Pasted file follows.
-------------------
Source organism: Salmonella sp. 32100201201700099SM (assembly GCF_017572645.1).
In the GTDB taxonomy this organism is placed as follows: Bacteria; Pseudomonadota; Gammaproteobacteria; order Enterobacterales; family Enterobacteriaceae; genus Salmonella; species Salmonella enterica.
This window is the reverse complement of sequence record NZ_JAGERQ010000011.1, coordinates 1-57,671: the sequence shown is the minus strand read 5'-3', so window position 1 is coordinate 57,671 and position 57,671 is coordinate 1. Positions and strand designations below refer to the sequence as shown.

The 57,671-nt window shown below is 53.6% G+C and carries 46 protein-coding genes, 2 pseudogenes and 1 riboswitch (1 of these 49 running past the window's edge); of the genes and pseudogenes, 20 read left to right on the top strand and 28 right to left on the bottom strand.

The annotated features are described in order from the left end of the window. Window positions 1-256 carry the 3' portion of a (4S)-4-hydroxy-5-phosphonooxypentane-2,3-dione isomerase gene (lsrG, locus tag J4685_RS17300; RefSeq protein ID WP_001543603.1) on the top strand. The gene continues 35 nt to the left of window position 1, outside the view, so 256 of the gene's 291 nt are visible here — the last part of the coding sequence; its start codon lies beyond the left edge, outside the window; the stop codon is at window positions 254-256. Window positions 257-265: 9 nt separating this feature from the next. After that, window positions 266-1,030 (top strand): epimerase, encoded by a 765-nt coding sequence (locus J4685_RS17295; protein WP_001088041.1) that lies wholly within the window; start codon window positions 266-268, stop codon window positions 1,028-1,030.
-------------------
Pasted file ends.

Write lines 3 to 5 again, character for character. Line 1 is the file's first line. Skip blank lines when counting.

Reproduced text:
This window is the reverse complement of sequence record NZ_JAGERQ010000011.1, coordinates 1-57,671: the sequence shown is the minus strand read 5'-3', so window position 1 is coordinate 57,671 and position 57,671 is coordinate 1. Positions and strand designations below refer to the sequence as shown.

The 57,671-nt window shown below is 53.6% G+C and carries 46 protein-coding genes, 2 pseudogenes and 1 riboswitch (1 of these 49 running past the window's edge); of the genes and pseudogenes, 20 read left to right on the top strand and 28 right to left on the bottom strand.

The annotated features are described in order from the left end of the window. Window positions 1-256 carry the 3' portion of a (4S)-4-hydroxy-5-phosphonooxypentane-2,3-dione isomerase gene (lsrG, locus tag J4685_RS17300; RefSeq protein ID WP_001543603.1) on the top strand. The gene continues 35 nt to the left of window position 1, outside the view, so 256 of the gene's 291 nt are visible here — the last part of the coding sequence; its start codon lies beyond the left edge, outside the window; the stop codon is at window positions 254-256. Window positions 257-265: 9 nt separating this feature from the next. After that, window positions 266-1,030 (top strand): epimerase, encoded by a 765-nt coding sequence (locus J4685_RS17295; protein WP_001088041.1) that lies wholly within the window; start codon window positions 266-268, stop codon window positions 1,028-1,030.